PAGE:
Wednesday, October 12, 2011

God's Ghost Busters: When Will Evangelicals Move Beyond Church Lady Approaches to Halloween and the Paranormal?

The Halloween season is upon us, and while many are enjoying this time of festive celebration with its ghosts and goblins, not everyone finds pleasure in such things. It is not uncommon for Protestant evangelicals and fundamentalists to express grave concern over the alleged dangers of the holiday itself, as well as the various elements associated with it. Many times books are released touching on evangelical concerns related to this time of year, and thanks to The Wild Hunt I was recently made aware of the 2011 contribution to this evangelical phenomenon.

God's Ghostbusters: Vampires? Ghosts? Aliens? Werewolves? Creatures of the Night Beware! (Defender Publishing LLC, 2011) was published last month, just in time for the multi-author contributors of this volume to register their concern about all things horrific. Much can be learned about the perspective and background of this book by considering the product description (with additional insights provided by this YouTube clip):

Recently some 300 exorcists flocked to Poland for a week-long congress to examine the current fashion for vampirism the world-over and the apparent connection between this fascination and a surge in demonic possession.

This comes as the world is experiencing an explosion of ancient occultism combined with wicked fascination for ghosts and all things paranormal. In the United States alone, there are now more than two hundred thousand registered witches and as many as 8 million unregistered practitioners of “the craft.” On college and high school campuses, vampires, werewolves, and other “creatures of the night” are esteemed as objects of desire and idolized by young men and women who view them as cult icons of envious mystical power. Church goers are enchanted by the darkness as well. An April 13, 2011 article “Mysticism Infecting Nazarene Beliefs” was preceded only a few days before by a Telegraph article describing how a “surge in Satanism” inside the church has sparked a “rise in demand for exorcists” within traditional religious settings.”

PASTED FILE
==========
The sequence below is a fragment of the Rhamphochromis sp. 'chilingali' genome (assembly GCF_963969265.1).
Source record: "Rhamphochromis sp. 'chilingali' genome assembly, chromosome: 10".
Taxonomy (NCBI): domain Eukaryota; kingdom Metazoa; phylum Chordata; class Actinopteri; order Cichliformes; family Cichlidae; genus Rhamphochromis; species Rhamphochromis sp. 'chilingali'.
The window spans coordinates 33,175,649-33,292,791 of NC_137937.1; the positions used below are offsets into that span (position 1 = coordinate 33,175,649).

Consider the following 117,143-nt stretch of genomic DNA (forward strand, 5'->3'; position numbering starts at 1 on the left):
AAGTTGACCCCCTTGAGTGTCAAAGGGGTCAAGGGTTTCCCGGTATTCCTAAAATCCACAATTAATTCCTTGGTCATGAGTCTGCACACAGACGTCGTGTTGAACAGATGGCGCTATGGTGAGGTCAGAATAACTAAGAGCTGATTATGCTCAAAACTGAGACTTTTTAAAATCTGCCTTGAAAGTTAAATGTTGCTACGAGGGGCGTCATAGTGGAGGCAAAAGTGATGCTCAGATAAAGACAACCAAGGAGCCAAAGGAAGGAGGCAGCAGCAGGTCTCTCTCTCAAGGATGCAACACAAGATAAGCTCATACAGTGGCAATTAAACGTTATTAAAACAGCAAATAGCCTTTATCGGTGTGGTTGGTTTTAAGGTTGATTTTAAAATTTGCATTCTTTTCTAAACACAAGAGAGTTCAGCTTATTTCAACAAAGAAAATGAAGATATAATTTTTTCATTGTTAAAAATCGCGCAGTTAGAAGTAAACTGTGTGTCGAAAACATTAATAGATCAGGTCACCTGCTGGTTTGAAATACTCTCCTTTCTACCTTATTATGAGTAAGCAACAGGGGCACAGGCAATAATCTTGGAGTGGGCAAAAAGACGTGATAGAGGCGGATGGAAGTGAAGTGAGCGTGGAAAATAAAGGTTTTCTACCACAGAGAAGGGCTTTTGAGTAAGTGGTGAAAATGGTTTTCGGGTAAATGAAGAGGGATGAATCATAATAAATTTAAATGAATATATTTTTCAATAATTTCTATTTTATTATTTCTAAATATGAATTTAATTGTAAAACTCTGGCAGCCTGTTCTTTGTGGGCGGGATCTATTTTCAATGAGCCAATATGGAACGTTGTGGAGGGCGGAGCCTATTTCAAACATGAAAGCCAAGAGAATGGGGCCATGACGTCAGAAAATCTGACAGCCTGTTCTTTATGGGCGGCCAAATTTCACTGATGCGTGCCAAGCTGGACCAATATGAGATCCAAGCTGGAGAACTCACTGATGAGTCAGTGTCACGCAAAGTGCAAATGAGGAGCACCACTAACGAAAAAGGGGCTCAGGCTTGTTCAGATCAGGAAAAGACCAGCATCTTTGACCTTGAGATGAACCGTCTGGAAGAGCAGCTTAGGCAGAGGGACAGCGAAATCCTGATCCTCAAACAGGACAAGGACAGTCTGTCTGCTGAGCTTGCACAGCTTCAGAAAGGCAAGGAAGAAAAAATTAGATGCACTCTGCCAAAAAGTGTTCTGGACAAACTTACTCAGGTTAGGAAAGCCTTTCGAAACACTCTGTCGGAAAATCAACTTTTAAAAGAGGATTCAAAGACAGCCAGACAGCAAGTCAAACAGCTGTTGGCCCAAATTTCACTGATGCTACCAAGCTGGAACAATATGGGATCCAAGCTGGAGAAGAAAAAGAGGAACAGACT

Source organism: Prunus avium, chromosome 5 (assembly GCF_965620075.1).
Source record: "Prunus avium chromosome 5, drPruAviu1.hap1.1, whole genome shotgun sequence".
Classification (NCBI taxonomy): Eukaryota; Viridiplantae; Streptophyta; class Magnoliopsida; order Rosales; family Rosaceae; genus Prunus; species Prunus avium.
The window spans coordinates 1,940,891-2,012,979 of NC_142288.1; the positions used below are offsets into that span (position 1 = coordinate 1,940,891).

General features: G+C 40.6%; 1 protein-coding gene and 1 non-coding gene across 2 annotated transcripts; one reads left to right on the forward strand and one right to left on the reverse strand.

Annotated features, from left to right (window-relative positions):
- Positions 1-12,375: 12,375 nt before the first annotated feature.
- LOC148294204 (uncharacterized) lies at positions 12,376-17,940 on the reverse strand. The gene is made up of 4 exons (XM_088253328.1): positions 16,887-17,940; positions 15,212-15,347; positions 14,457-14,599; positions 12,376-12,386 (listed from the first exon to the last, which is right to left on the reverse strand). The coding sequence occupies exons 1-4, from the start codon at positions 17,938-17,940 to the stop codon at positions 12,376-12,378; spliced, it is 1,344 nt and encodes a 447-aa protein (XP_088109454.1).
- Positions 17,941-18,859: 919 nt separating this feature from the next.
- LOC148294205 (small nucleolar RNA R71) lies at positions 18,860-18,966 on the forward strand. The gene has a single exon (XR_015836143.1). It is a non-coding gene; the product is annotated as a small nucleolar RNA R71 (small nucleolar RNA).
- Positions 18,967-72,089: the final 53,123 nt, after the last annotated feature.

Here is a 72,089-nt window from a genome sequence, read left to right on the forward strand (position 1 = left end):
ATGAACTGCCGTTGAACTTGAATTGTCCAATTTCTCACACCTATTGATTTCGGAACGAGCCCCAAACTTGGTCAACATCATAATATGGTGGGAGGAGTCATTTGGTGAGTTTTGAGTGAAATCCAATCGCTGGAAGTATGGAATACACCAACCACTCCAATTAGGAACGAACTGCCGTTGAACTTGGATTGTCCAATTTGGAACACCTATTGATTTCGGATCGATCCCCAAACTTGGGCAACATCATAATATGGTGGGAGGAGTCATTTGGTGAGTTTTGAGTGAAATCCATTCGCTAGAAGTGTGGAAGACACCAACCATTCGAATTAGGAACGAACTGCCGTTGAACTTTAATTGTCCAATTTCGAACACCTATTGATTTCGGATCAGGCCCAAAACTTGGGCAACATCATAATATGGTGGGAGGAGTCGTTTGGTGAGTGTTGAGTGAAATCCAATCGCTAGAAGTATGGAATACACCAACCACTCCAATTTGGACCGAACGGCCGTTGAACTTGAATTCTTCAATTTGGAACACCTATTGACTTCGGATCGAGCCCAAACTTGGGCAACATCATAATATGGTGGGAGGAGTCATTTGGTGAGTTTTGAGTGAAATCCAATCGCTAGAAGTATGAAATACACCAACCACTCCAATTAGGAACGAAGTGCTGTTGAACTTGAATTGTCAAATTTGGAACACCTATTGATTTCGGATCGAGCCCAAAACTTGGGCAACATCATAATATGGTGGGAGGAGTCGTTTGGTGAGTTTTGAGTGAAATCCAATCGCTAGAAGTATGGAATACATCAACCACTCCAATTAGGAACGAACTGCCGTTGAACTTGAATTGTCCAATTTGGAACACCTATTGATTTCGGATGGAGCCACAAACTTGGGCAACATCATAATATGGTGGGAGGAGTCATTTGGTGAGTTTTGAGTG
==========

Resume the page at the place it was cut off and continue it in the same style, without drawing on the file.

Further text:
If readers are looking for an analysis of horror in popular culture, as well as various aspects of Western esotericism, and the paranormal, coupled with academic theological analysis, this is not the volume in which such things can be found. (Many of the weaknesses of other evangelical books on this topic apply to this volume as well.) The contributors are obviously out of their depth in addressing the subject matter with competency. A few examples of this include the fact that statistics are provided that cannot be substantiated and which confirms the worst fears of evangelicals regarding certain minority religions. The volume also gives no indication of awareness of sound demographic studies on Paganism, minority religions and identity groups, or the paranormal. It also continues to connect various minority religious traditions, as well as the paranormal, with Satanism, demonstrating a misunderstanding of Satanism, as well as the paranormal and minority religions themselves.

What this volume actually does is tell us more about the contributors, their audience, and the sociophobics of the religious other within the evangelical subculture than it does about Western esotericism, minority religions, or the paranormal. In reflecting on this volume I couldn't help but be reminded of Dana Carvey's Church Lady character on Saturday Night Live. This character makes audiences laugh because of not only the confirmation of stereotypes, but also because of the one-dimensional nature of her concerns about the culture around her where Satan is behind every alleged transgression. In the same way the theological analysis of this volume is thin and simplistic, trotting out a well-worn dualism, with satanic forces seemingly far more powerful and present than the divine.

I hope that one Halloween season evangelicals will demonstrate a willingness to stop bearing false witness against their neighbors involved in various facets of popular occulture, and that they move beyond a response worthy of the Church Lady.

Related posts:

"Interview with the authors of Paranormal America"

"Wicca as America's Third Largest Religion?: Unfortunate Evangelical Sensationalism"

"Summary Thoughts: New Book Generation Hex"

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